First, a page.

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The assessment of population exposure to chlorination by-products: a study on the influence of the water distribution system.

Legay C, Rodriguez MJ, Sérodes JB, Levallois P - Environ Health (2010)

Bottom Line: The relationship between chlorination by-products (CBPs) in drinking water and human health outcomes has been investigated in many epidemiological studies.Six approaches integrating different considerations for spatial variability of CBP occurrence within different distribution systems are compared.For this purpose, a robust CBP database (i.e., high number of sampling locations selected according to system characteristics) corresponding to nine distribution systems was generated.

View Article: PubMed Central - HTML - PubMed

Affiliation: École supérieure d'aménagement du territoire, Université Laval, Pavillon Antoine Savard, Québec City, QC, G1K 7P4, Canada.

ABSTRACT

Background: The relationship between chlorination by-products (CBPs) in drinking water and human health outcomes has been investigated in many epidemiological studies. In these studies, population exposure assessment to CBPs in drinking water is generally based on available CBP data (e.g., from regulatory monitoring, sampling campaigns specific to study area). Since trihalomethanes (THMs) and haloacetic acids (HAAs) are the most documented CBP classes in drinking water, they are generally used as indicators of CBP exposure.

Methods: In this paper, different approaches to spatially assign available THM and HAA concentrations in drinking water for population exposure assessment purposes are investigated. Six approaches integrating different considerations for spatial variability of CBP occurrence within different distribution systems are compared. For this purpose, a robust CBP database (i.e., high number of sampling locations selected according to system characteristics) corresponding to nine distribution systems was generated.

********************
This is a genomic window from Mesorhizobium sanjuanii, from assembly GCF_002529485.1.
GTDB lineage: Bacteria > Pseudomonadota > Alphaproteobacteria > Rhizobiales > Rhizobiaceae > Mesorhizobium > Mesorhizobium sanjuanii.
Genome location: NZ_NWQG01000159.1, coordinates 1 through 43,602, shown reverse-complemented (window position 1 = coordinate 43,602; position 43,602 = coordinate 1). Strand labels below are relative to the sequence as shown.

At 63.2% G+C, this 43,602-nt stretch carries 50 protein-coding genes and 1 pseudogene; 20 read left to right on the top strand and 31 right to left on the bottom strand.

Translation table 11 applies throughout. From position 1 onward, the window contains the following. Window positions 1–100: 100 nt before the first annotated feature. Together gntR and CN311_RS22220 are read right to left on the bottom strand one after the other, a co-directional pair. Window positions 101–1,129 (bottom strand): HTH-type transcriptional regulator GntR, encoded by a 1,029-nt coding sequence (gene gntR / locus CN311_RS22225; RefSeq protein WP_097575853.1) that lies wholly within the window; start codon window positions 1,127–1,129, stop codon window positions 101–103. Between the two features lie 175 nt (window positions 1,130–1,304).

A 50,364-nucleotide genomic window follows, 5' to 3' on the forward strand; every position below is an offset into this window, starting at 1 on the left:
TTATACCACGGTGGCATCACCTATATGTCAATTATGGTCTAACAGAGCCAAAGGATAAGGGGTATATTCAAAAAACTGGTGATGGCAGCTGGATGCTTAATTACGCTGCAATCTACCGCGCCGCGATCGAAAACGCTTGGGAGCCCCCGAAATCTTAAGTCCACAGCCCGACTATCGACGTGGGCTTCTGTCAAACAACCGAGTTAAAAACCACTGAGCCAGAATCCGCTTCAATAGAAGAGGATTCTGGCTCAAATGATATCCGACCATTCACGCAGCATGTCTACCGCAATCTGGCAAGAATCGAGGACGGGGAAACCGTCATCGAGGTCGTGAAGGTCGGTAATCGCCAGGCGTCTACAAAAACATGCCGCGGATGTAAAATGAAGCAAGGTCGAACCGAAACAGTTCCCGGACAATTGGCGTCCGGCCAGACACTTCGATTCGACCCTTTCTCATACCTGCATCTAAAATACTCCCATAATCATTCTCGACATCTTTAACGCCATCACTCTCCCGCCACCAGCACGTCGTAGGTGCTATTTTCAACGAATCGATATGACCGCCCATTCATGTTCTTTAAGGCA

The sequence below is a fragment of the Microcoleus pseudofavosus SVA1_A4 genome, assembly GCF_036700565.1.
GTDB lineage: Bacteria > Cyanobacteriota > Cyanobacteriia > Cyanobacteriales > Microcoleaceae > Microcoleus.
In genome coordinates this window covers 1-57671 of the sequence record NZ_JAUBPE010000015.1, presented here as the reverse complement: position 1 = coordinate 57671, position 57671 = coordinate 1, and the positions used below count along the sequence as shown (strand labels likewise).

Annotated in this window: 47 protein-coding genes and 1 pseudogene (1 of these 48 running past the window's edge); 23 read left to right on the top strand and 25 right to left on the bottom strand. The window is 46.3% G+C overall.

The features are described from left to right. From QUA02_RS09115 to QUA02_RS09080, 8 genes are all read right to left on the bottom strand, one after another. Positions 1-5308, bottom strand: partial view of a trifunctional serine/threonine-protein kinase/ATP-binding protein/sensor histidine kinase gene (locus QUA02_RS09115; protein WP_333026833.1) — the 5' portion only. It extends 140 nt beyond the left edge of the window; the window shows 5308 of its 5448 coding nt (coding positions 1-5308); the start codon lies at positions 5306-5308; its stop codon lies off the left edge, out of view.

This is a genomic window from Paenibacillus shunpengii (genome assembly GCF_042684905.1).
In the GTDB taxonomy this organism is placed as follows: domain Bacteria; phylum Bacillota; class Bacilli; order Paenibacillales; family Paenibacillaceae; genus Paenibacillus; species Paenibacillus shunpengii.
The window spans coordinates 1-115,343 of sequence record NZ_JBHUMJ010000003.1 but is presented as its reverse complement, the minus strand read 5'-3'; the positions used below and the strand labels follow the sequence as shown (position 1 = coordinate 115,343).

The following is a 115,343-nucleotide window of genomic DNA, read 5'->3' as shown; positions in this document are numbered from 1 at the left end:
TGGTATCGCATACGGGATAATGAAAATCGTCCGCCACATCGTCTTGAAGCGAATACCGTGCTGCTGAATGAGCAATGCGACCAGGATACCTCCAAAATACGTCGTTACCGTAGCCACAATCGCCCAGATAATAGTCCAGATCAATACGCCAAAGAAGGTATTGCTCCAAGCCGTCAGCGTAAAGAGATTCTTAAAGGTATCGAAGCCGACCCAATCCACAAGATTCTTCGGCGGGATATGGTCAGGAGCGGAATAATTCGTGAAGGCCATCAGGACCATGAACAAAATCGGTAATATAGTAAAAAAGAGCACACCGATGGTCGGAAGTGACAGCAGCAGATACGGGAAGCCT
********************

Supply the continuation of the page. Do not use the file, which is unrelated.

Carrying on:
Results and conclusion: The results demonstrate the high impact of the structure of the distribution system (e.g., presence of intermediary water infrastructures such as re-chlorination stations or reservoirs) and the spatial variability of CBPs in the assigned levels for exposure assessment. Recommendations for improving the exposure assessment to CBPs in epidemiological studies using available CBP data from water utilities are also presented.

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Related in: MedlinePlus

Monthly TTHM levels measured in distribution systems during 2007-2008 (a) Québec City; (b) City of Lévis.
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Figure 2: Monthly TTHM levels measured in distribution systems during 2007-2008 (a) Québec City; (b) City of Lévis.

Mentions: As shown in Table 2, the distribution of TTHM and HAA9 levels (i.e., represented by percentile and standard deviation values) found for each distribution system during the entire period is widespread. Moreover, this phenomenon is more obvious in the AR, DE, LE, SR and CH systems. One explanation for these results was the presence of a substantial temporal variability of water quality during the year in the Québec region. For example, Figures 2a-b illustrate the statistically significant seasonal variations of TTHM levels in 2007-2008. A comparable temporal pattern of TTHM variability was observed for the nine distribution systems for which higher TTHM levels were measured during summer and fall. In the case of HAA9 occurrence, statistically significant temporal variations were also obtained (Figures 3a-b). However, the temporal pattern differed between the distribution systems.